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Hadrians Wall

Hadrians Wall

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Published by corinne mills

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Published by: corinne mills on Mar 23, 2008
Copyright:Attribution Non-commercial


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Hadrians Wall
In its early days our group of friends put forward the idea of a trip to Hadrian’s Wall, but itdidn’t prove possible to organise it during 2001. So we were determined that it would go aheadthis year. Initial thoughts were discussed on our own thread, but it was decided that this tripmight be of interest to a wider audience, so eventually a date was set and a notice was posted onevery single regional thread on the Time Team Forum inviting expressions of interest. There wasan immediate response with, at one time, as many as 20 people hoping to make the trip.The choice of May 25th did not initially appear to have been an auspicious one since the weatherforecast that morning was unpromising (ironic use of understatement!). And indeed, when 10Friends gathered at Housesteads fort at 10am it looked as though the forecasters might have itright. The intrepid participants were myself, Dougal and his nephew Steven, Cally, fish, Andy Tand his mum Marion, Chris “Awkward” McKenna, Nicholas and Yvonne. Having waited a fewminutes to let any stragglers turn up, we moved off towards the fort. At this point I was askedwhy I had chosen to start the day’s itinerary with a half-mile uphill hike? I was able (betweengasps for breath) to blame Corinne, especially as she had reluctantly had to cry off for the trip!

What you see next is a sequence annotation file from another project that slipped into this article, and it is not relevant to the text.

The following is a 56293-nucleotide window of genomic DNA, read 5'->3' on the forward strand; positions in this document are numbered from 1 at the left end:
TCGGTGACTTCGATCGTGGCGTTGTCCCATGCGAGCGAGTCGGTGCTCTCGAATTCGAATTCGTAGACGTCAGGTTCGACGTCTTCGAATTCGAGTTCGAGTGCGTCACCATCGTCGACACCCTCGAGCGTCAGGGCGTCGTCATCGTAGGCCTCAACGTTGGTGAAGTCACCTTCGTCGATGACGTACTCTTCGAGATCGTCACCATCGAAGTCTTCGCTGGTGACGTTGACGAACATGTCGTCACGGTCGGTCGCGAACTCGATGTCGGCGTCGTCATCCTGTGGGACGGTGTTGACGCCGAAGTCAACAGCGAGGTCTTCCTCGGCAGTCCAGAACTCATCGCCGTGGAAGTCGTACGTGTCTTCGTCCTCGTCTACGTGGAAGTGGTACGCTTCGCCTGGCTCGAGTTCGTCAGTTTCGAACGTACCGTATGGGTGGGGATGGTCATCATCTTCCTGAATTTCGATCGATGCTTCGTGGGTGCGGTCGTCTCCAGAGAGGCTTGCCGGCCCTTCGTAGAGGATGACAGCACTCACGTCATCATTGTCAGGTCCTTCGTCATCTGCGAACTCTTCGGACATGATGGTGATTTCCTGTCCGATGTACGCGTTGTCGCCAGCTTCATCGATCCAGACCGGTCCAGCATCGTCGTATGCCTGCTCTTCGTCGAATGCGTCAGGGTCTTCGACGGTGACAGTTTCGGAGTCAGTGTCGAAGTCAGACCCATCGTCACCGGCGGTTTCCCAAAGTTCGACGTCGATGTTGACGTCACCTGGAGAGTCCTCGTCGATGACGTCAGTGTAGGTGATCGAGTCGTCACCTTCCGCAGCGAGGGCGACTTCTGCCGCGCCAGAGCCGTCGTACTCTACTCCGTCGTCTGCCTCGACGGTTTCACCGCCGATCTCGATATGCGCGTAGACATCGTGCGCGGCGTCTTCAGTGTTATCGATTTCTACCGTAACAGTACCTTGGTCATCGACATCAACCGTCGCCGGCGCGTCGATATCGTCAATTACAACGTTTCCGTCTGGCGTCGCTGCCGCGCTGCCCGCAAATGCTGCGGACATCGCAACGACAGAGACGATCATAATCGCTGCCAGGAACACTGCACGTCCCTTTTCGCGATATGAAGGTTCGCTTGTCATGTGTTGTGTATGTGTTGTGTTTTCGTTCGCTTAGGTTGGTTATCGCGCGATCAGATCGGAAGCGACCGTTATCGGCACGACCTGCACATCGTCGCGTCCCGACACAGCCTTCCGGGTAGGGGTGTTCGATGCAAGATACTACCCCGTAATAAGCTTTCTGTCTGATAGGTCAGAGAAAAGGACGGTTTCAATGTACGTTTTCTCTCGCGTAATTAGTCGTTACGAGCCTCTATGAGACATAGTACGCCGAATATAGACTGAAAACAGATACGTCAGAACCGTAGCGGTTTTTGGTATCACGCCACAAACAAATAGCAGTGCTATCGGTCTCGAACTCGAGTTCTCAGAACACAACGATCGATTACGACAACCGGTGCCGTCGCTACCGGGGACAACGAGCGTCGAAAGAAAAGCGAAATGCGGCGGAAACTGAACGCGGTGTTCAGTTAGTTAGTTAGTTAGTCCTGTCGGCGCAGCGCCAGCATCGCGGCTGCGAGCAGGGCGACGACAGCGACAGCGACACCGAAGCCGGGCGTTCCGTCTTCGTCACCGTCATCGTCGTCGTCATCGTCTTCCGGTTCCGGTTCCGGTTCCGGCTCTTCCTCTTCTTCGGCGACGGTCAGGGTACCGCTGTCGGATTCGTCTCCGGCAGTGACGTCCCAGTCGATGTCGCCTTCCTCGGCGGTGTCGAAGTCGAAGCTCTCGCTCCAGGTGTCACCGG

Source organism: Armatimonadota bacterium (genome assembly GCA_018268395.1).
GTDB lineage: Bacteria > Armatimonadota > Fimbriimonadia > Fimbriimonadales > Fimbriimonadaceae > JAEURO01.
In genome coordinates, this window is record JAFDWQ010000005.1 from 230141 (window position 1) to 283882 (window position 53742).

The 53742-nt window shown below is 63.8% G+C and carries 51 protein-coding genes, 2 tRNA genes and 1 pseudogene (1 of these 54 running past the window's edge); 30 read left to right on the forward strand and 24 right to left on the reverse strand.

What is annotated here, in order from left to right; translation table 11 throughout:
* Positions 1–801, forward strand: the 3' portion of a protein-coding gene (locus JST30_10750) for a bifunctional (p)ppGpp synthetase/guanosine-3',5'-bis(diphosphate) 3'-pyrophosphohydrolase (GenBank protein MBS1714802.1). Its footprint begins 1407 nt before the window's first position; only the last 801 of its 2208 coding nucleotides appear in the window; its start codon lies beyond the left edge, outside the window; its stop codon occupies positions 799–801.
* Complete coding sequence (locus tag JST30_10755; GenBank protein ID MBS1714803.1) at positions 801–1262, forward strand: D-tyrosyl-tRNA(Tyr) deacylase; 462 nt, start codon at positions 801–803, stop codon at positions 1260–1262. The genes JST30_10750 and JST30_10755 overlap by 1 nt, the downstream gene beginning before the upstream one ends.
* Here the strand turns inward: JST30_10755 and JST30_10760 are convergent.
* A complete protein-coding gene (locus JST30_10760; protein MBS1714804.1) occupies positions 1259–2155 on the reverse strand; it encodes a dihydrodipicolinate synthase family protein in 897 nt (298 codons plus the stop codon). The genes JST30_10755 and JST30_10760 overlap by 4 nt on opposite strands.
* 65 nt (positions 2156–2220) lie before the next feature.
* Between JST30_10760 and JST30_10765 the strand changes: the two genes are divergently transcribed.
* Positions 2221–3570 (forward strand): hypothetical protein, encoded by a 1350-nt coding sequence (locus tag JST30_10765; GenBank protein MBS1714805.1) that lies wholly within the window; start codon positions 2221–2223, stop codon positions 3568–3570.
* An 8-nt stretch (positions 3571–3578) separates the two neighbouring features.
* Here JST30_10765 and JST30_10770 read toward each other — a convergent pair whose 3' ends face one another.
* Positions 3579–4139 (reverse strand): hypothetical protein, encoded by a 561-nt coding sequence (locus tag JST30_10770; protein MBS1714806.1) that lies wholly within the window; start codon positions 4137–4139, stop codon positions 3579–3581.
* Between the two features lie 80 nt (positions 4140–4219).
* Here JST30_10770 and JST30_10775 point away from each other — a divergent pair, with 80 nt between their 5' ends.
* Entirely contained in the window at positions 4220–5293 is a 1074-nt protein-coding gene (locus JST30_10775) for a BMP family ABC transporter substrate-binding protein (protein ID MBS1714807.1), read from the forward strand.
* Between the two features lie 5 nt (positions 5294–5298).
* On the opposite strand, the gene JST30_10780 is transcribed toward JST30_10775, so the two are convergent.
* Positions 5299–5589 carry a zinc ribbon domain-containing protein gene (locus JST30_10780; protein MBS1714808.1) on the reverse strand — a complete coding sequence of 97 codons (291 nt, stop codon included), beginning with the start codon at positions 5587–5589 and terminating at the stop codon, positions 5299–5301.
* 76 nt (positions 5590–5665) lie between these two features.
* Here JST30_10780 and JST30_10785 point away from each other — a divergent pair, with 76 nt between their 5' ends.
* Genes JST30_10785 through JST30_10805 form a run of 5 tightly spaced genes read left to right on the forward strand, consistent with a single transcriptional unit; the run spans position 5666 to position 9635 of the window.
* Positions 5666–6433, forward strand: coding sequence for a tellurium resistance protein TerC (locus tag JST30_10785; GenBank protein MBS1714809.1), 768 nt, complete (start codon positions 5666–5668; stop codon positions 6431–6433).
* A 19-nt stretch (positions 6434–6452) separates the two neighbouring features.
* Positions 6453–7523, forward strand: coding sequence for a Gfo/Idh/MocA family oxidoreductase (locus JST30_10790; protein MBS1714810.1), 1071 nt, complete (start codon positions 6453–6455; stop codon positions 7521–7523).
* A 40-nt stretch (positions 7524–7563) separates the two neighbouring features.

But the effort proved to be well worthwhile. The remains at Housesteads (Roman nameVercovicium - which translates as ‘hilly place‘!!!) are truly spectacular. These are some of thebest-preserved Roman remains in Britain, as well as boasting stupendous views over thesurrounding countryside.
 The fort was originally built in AD128 but the surviving masonry is mostly from the third andfourth centuries. As well as the headquarters building, commander’s house, baths and barrack buildings there is a magnificent multi-seat latrine with virtually its entire water system intact.

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